The Hawaiian steel guitar changed American music. Can one man keep that tradition alive?

Stephanie Yang, Los Angeles Times on

Published in Lifestyles

KAILUA, Hawaii — Quincy Cortez plucks at a slim black box laid across his legs, his fingers flashing silver.

Steel strings twang with each pull from the metal rings — wearable guitar picks — adorning his right thumb, index and middle finger. His left hand hovers over the strings along the neck, a cylindrical tube held between his thumb and middle finger drawing the metallic tones into a smooth glissando when it touches steel.

A few minutes into the leisurely melody, the 16-year-old hesitates.

Next to him, 67-year-old teacher and musician Alan Akaka swivels his desk chair from his computer screen to face Cortez with a pop quiz: "Have you been practicing with the music?"

Cortez lifts his hands from the strings. "Kind of," he says. With school work and sports, sometimes it's hard to find the time.

The Hawaiian steel guitar became a cultural force in America at the turn of the century, popularized by troupes of traveling musicians from Hawaii. It evolved beyond its association with a tropical paradise to influence new genres of music, from bluegrass to jazz to rock and roll. But while the steel guitar can still be found in country and other types of music, the Hawaiian steel guitar garners little recognition today, even on the island of Oahu, its birthplace.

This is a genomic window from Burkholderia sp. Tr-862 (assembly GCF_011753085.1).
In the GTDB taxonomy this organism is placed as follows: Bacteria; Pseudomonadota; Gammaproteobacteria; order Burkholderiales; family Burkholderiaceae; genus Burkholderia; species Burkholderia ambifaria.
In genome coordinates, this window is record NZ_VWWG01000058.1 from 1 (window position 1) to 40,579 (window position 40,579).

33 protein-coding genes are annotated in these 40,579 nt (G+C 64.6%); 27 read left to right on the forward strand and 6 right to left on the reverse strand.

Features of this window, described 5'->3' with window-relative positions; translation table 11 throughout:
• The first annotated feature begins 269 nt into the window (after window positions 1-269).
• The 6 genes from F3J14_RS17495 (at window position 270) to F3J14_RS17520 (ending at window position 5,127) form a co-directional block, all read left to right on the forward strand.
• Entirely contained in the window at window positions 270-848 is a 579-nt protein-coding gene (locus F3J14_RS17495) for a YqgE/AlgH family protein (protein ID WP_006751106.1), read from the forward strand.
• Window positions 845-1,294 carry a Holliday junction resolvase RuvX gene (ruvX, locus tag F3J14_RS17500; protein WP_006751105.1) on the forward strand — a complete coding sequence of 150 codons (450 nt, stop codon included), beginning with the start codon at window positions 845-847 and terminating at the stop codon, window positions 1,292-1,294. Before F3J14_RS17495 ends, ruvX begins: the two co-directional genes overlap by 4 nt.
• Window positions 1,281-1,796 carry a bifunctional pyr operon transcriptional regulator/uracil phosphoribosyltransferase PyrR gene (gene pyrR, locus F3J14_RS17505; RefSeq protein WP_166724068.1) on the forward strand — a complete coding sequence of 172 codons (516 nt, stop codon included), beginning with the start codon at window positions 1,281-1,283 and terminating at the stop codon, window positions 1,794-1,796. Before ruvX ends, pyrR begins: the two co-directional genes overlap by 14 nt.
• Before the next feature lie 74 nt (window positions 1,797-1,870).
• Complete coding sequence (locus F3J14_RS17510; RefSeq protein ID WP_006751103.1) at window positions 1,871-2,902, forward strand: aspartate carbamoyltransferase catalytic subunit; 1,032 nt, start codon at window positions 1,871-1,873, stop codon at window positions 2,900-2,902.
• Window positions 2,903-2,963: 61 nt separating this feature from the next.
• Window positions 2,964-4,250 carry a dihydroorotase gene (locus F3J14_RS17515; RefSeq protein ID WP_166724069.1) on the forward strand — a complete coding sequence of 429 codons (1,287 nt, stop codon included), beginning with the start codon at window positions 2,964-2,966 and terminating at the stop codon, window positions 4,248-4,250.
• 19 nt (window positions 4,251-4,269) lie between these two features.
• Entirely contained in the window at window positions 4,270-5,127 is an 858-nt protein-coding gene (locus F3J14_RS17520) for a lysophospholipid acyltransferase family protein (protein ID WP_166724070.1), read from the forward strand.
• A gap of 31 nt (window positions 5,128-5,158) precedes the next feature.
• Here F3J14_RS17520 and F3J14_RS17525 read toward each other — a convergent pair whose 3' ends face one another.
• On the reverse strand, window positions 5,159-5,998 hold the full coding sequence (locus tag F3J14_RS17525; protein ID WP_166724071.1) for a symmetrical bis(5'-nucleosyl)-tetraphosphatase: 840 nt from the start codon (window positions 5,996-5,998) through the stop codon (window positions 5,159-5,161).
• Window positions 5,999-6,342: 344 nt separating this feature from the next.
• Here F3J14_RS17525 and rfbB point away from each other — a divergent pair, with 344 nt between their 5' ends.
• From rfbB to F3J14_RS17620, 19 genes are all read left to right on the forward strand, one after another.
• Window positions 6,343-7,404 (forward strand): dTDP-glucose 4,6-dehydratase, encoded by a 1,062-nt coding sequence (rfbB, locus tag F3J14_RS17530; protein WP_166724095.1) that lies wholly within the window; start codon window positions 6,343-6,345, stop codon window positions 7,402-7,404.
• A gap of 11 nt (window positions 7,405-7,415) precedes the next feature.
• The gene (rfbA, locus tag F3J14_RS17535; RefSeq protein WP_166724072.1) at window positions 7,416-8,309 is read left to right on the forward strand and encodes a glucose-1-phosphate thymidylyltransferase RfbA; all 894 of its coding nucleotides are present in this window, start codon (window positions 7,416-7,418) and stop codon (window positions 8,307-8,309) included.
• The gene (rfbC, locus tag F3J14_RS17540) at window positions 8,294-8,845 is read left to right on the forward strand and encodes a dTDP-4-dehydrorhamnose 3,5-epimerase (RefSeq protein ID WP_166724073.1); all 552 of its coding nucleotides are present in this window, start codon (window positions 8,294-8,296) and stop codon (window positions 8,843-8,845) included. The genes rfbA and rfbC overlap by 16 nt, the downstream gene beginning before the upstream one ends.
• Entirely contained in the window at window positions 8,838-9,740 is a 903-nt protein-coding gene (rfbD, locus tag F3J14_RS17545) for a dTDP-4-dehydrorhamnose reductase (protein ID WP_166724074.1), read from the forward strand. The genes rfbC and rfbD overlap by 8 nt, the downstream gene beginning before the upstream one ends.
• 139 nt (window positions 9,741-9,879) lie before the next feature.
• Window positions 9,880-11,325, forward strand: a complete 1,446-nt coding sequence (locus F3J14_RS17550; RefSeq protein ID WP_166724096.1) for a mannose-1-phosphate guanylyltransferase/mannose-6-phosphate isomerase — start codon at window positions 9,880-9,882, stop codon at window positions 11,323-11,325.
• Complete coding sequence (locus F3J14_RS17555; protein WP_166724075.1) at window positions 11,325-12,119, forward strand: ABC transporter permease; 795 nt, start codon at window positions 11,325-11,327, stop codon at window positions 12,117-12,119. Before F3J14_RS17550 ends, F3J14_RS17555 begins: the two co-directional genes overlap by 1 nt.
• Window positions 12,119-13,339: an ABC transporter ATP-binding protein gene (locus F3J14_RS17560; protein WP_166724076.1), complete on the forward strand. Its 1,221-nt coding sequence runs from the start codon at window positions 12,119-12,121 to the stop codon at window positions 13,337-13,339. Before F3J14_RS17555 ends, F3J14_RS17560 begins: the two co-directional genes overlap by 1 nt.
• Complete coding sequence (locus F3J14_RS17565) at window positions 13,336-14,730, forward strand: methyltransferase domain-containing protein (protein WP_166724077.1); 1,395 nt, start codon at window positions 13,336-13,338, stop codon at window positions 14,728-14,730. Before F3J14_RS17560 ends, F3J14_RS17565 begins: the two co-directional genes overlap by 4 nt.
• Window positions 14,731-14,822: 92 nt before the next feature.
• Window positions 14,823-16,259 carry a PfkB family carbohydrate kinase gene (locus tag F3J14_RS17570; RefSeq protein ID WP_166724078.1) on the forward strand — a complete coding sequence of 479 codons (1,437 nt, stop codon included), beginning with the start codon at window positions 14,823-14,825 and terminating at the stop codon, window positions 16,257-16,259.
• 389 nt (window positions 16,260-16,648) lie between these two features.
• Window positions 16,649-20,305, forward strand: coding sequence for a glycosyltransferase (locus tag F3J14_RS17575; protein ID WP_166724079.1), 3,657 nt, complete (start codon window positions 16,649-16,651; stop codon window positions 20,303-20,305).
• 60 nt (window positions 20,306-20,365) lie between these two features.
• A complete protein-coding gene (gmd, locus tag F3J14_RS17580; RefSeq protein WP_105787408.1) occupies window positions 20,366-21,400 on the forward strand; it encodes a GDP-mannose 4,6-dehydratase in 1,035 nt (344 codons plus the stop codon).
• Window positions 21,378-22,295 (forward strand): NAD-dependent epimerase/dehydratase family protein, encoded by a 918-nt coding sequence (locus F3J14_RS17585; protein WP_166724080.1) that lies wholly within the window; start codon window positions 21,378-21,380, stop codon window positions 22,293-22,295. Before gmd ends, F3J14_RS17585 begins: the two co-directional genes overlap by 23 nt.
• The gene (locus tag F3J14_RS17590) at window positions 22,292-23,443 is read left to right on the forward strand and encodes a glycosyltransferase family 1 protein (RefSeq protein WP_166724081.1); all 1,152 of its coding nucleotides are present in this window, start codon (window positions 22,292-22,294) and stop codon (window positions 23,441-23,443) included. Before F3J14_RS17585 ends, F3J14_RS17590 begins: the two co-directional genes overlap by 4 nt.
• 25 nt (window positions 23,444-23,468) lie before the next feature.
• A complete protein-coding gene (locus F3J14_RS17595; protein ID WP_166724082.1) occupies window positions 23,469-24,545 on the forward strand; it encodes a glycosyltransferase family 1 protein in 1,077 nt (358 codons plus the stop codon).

That's where students like Cortez come in. He's a recruit, part of a new generation of players trained by Akaka, who is working to keep the practice alive and knows the clock is ticking.


Akaka, who has been playing Hawaiian steel guitar for more than 50 years, was not initially drawn to the instrument, despite hearing it at parties and luaus while growing up. As an 8-year-old, he first taught himself how to play the ukulele that was stored under his father's bed, but only when Daniel Kahikina Akaka, a U.S. senator and church choir director, wasn't home. Then Akaka learned the clarinet for the school band.

It wasn't until he was 14, hearing his older brother play Hawaiian music on his steel guitar at home, that Akaka's interest in the gliding style was piqued.


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